Following is my interview with ERS’s Assistant Director Scott Murphy about his contact center’s thriving work-at-home initiative.
How long has ERS’ home agent program been in place? What were the main reasons your contact center decided to go virtual?
We started our home agent program about four years ago. Our initial goal was to create a disaster recovery option that would allow our call center to operate in the event that our building had to be evacuated, was damaged, or lost power for an extended period of time, etc. This was also at a time when gas costs were very high and we were looking at alternatives for our employees to save money by not having to commute to work.
Being a government institution, were there added obstacles in getting the green light for the home agent initiative?
Luckily, ERS is very progressive when it comes to new ideas and different ways of thinking when it comes to solving problems, so the support of our senior leadership was there. That being said, we did have some very large obstacles to overcome. Since we deal with health insurance and financial related matters, we had to satisfy the requirements to protect our members’ private information. We collaborated across the agency and with other organizations to understand best-practices when it came to issues related to work-at-home programs that dealt with sensitive and private information. Through that process, some of the things we determined were to require our home agents to work in a room that can be closed off from the rest of the residence by a door. We require that our home agents not allow others, including other family members, etc., in the room while they are working. We use monitoring tools that allow us to ensure these practices are being followed, and the home agents are required to sign a contract outlining all of the requirements before they are deployed to work at home.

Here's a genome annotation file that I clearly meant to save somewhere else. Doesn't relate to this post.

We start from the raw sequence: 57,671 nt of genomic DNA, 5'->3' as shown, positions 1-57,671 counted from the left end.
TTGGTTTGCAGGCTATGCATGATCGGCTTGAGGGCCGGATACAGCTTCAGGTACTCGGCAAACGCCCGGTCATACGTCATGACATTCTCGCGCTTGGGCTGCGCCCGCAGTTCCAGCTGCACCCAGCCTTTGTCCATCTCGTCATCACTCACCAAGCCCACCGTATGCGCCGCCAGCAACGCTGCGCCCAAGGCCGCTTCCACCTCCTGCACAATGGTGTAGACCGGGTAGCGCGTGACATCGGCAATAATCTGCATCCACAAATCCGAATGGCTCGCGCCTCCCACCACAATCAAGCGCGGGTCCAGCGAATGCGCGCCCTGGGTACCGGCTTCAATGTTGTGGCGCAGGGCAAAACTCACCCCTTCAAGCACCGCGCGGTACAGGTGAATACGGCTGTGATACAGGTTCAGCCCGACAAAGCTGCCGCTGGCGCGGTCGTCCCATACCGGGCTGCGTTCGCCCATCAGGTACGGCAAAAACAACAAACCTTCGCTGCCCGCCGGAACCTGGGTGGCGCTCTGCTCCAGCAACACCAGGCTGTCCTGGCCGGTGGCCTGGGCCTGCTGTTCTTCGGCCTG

How many home agents did the ERS program start with? How many home agents are there currently? Do you expect to grow the program significantly?
We are a small contact center with about 35 total seats, which includes the work-at-home employees. We started slowly with two [home agents] to prove the concept. Once we realized it was working, we ramped up to 10 full-time home agents, which is what we still have today. We may explore other home agent options for some of our back office departments in the future, but have no set plans at this time.
What impact (if any), has the home agent initiative had on the following:
-Recruiting and retention?
I think it has a minimal impact on recruiting, but a much larger impact on retention. We currently only send our more tenured employees home so our new-hires may have to wait before they are eligible based on availability. When employees are hired they know we have a home agent program, but they also know that they may have to wait before they are able to work at home so it is not really something that impacts the recruiting effort. However, retention is a key benefit. Our home agents are much more likely to stay in their positions for much longer periods of time. Our average tenure for our work-at-home agents is about four years compared to about a year for our in-house agents.
We did see an initial spike in productivity through higher availability when we first launched the program. However, over time, that gain has adjusted and is now just slightly higher than the in-house. We do see lower average handle times for our at home agents, which it is most likely due to their longer tenure in addition to fewer environmental distractions at home.
Performance quality is consistent with our in-house employees.
Our hours of operation are 7:30 am to 5:30 pm Monday through Friday, which creates some unique challenges since our peaks occur in the morning and late afternoon. The home agents are much more likely to work split shifts that allow us to staff higher during the peak periods. We provide some of our home agents with a two-hour lunch, which allows them to take care of errands, go to the gym, etc. and allows us to schedule them to start their shift at 7:30 and end their shift at 5:30.